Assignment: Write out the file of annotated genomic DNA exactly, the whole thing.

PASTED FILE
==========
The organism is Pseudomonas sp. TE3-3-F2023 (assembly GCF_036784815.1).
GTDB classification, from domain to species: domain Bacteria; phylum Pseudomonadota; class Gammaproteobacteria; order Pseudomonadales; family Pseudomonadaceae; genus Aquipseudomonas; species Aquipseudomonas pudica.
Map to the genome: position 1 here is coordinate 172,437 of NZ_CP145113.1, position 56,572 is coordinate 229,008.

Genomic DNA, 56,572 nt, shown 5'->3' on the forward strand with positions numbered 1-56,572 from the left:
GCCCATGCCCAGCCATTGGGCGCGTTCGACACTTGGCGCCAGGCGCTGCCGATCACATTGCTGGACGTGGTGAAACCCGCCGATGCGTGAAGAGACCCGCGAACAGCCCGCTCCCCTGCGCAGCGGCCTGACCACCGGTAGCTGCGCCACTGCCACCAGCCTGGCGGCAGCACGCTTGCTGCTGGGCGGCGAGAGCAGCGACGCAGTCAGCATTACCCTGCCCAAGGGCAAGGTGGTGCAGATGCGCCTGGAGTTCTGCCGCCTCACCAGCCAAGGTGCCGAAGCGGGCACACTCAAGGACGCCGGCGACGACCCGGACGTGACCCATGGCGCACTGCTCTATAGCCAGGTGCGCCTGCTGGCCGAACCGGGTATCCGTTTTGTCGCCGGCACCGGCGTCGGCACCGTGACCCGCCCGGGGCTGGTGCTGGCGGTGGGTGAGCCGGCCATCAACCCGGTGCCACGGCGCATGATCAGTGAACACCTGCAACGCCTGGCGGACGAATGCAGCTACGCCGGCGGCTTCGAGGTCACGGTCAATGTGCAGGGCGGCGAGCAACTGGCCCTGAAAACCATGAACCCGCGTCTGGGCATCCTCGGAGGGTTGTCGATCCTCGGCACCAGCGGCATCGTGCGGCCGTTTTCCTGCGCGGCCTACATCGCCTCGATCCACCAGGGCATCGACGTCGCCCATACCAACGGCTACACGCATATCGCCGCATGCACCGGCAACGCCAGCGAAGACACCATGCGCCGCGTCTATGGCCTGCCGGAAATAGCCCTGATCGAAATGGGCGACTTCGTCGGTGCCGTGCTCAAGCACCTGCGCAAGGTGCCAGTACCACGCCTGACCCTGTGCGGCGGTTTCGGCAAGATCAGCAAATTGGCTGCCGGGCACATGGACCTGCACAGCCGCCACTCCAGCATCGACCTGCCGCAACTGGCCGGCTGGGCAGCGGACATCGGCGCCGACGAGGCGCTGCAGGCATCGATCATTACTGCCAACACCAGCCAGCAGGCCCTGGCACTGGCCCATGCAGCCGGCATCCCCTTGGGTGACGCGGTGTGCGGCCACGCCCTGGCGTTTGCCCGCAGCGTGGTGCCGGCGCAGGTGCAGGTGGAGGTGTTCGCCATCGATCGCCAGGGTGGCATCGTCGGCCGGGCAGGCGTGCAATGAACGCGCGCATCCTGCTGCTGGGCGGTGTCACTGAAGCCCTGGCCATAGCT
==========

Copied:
The organism is Pseudomonas sp. TE3-3-F2023 (assembly GCF_036784815.1).
GTDB classification, from domain to species: domain Bacteria; phylum Pseudomonadota; class Gammaproteobacteria; order Pseudomonadales; family Pseudomonadaceae; genus Aquipseudomonas; species Aquipseudomonas pudica.
Map to the genome: position 1 here is coordinate 172,437 of NZ_CP145113.1, position 56,572 is coordinate 229,008.

Genomic DNA, 56,572 nt, shown 5'->3' on the forward strand with positions numbered 1-56,572 from the left:
GCCCATGCCCAGCCATTGGGCGCGTTCGACACTTGGCGCCAGGCGCTGCCGATCACATTGCTGGACGTGGTGAAACCCGCCGATGCGTGAAGAGACCCGCGAACAGCCCGCTCCCCTGCGCAGCGGCCTGACCACCGGTAGCTGCGCCACTGCCACCAGCCTGGCGGCAGCACGCTTGCTGCTGGGCGGCGAGAGCAGCGACGCAGTCAGCATTACCCTGCCCAAGGGCAAGGTGGTGCAGATGCGCCTGGAGTTCTGCCGCCTCACCAGCCAAGGTGCCGAAGCGGGCACACTCAAGGACGCCGGCGACGACCCGGACGTGACCCATGGCGCACTGCTCTATAGCCAGGTGCGCCTGCTGGCCGAACCGGGTATCCGTTTTGTCGCCGGCACCGGCGTCGGCACCGTGACCCGCCCGGGGCTGGTGCTGGCGGTGGGTGAGCCGGCCATCAACCCGGTGCCACGGCGCATGATCAGTGAACACCTGCAACGCCTGGCGGACGAATGCAGCTACGCCGGCGGCTTCGAGGTCACGGTCAATGTGCAGGGCGGCGAGCAACTGGCCCTGAAAACCATGAACCCGCGTCTGGGCATCCTCGGAGGGTTGTCGATCCTCGGCACCAGCGGCATCGTGCGGCCGTTTTCCTGCGCGGCCTACATCGCCTCGATCCACCAGGGCATCGACGTCGCCCATACCAACGGCTACACGCATATCGCCGCATGCACCGGCAACGCCAGCGAAGACACCATGCGCCGCGTCTATGGCCTGCCGGAAATAGCCCTGATCGAAATGGGCGACTTCGTCGGTGCCGTGCTCAAGCACCTGCGCAAGGTGCCAGTACCACGCCTGACCCTGTGCGGCGGTTTCGGCAAGATCAGCAAATTGGCTGCCGGGCACATGGACCTGCACAGCCGCCACTCCAGCATCGACCTGCCGCAACTGGCCGGCTGGGCAGCGGACATCGGCGCCGACGAGGCGCTGCAGGCATCGATCATTACTGCCAACACCAGCCAGCAGGCCCTGGCACTGGCCCATGCAGCCGGCATCCCCTTGGGTGACGCGGTGTGCGGCCACGCCCTGGCGTTTGCCCGCAGCGTGGTGCCGGCGCAGGTGCAGGTGGAGGTGTTCGCCATCGATCGCCAGGGTGGCATCGTCGGCCGGGCAGGCGTGCAATGAACGCGCGCATCCTGCTGCTGGGCGGTGTCACTGAAGCCCTGGCCATAGCT